As occupational hygienists we have a duty to make sure well being is not cosmetic; Our job is to make sure that health and safety policies are consistent, effective and realistic.
I need to be continuously open-minded so I keep ahead of emerging risks.
For me, this is perhaps the most rewarding challenge.

Vincent Perret
Occupational Hygienist, Switzerland

Large companies working with toxic materials typically employ one or more occupational hygienist in-house. The nature of the industry tends to define the work. Hygiene positions are common in industries like mining, oil and gas, chemicals, pharmaceuticals, electronics, aerospace, metalworking and heath authorities. In multinational businesses there may also be opportunities to work in other countries and experience different cultures.

An "in-house service" may house a single hygienist or a group of hygienists with different levels of experience and seniority. They tend to develop deep expertise in those areas of occupational hygiene of particular interest to the company. Professionals may well have the opportunity to publish research papers.

Typical jobs in-house include:

Assistant Hygienist or Hygiene Technician

An assistant or technician usually works directly with employees in the workplace to ensure health hazards are properly controlled. Duties could include:

  • Measuring worker exposure to dust, fumes, vapours, noise and other hazards
  • Calibrating and maintaining sampling equipment
  • Analysing samples in a laboratory
  • Testing control measures such as ventilation systems

Usually these duties will be carried out under the supervision of a more senior hygienist. Even so, the person will need to be resourceful, observant, able to communicate clearly and to adapt to changing technology.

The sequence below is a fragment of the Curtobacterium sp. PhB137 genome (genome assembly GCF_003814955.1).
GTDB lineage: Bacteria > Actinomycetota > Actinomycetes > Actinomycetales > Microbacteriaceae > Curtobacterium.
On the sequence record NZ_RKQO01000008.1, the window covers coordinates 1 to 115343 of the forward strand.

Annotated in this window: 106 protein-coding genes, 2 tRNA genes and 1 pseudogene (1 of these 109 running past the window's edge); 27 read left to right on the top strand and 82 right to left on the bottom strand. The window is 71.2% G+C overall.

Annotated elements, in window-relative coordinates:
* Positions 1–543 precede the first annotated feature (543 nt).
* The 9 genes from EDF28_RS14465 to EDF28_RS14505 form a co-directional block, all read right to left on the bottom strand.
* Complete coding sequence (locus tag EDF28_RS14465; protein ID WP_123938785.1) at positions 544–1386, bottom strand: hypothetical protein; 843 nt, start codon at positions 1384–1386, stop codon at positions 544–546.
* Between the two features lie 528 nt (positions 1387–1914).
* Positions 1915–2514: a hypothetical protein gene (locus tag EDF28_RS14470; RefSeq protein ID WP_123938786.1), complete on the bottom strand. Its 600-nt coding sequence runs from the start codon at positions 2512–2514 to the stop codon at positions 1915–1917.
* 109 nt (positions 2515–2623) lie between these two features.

He or she will have academic qualifications up to degree level in science or engineering, plus specific (often on-the-job) training in occupational hygiene measurement techniques. It is common for technicians or chemists working in company laboratories to assume or transfer into such hygiene roles.

Professional Occupational Hygienist

A professional hygienist is expected to:

  • Know the workplaces, processes, materials, sources of exposure, the people involved and the legal requirements which may apply
  • Be well versed in the recognition of potential health hazards and their association with disease or discomfort
  • Design appropriate environmental or biological sampling programmes
  • Select, purchase, calibrate and maintain appropriate field equipment
  • Carry out surveys of the workplace and be aware of the limitations of such surveys
  • Evaluate the risk to health using professional judgment, statistical treatment of the data and accepted hygiene standards
  • Assess the effectiveness of control technologies and recommend improvements to management

Excellent written and oral communication skills are crucial. The senior hygienist must be able to interpret data and talk persuasively with managers, workers and authorities.

Broader managerial skills are also expected, like the ability to develop subordinates and to control a budget. An understanding of the business strategy and processes is essential.

It is likely that the senior hygienist will be very active professionally, both learning from peers and contributing to knowledge. Committee work, publications and presentations are a necessary part of keeping up to date and communicating your own discoveries.

With increasing seniority the hygienist should become a part of the decision making team at senior management level. Terms such as Occupational Hygiene Director and Executive Hygienist are sometimes used to describe these high level roles.

Senior Occupational Hygienist

A senior hygienist uses professional competence and proven experience to manage the occupational hygiene programmes in an organisation. In a multi-national company, the hygienist may have corporate responsibilities with an international remit. He or she may:

  • Formulate occupational hygiene strategy, policies and standards
  • Audit and monitor the effectiveness of the policies
  • Educate and train management and workforce in occupational hygiene
  • Facilitate supervision and professional development of hygiene staff
  • Manage an occupational hygiene laboratory
  • Provide quality assurance of hygiene measurements and programmes